Inexpensive RFID tags may be seeing more use in the consumer world, thanks to printable electronic polymers. Available at 1 cent each, the tags can be used to monitor stock and reportedly may reduce inventory costs by up to 10% and staff costs by 20%. Flexible polymer circuits would allow tags to be printed directly onto, or into, low-cost packages during manufacturing. Wal-Mart has already requested its top 100 suppliers to use RFID tags by 2005.
What if algae borne of fertilizer runoff that pollutes rivers and lakes could be harvested and used as biofuel feedstock? What if the leftovers could be recycled into farm soil nutrients, eliminating at least some of the need for artificial fertilizers in the first place? Western Michigan University researchers have a plan.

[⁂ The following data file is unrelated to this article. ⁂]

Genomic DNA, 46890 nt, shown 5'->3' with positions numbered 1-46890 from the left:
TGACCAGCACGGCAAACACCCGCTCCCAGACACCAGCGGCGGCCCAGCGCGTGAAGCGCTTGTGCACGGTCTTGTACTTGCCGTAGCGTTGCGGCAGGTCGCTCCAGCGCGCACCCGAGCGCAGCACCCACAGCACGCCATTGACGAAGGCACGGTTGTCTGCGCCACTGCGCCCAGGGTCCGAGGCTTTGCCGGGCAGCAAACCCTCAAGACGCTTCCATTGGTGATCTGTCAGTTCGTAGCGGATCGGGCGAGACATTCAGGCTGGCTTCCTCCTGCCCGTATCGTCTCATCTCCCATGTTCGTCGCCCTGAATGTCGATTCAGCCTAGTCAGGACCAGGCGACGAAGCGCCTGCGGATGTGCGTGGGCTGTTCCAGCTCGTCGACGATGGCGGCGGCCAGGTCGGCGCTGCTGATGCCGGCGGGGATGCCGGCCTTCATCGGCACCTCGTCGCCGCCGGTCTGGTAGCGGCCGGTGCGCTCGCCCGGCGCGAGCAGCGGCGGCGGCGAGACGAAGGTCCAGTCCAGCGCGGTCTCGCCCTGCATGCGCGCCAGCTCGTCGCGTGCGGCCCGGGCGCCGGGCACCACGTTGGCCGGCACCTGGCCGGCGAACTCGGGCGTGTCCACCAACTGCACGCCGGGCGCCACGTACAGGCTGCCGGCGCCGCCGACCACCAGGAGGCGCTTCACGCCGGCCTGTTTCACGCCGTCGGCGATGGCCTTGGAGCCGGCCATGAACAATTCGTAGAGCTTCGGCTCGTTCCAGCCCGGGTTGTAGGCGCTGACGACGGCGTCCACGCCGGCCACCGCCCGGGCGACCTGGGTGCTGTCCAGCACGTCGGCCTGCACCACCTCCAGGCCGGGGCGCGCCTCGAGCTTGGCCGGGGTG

Manufacturers of plastic parts recognize the potential of conformal cooling to reduce molding cycle times. Problem is, conformal molds require additive manufacturing (AM), and technologies in that space are still evolving. Costs also can be high, and beyond that, many manufacturing organizations lack the knowledge and expertise needed to apply and incorporate additive technologies into their operations.
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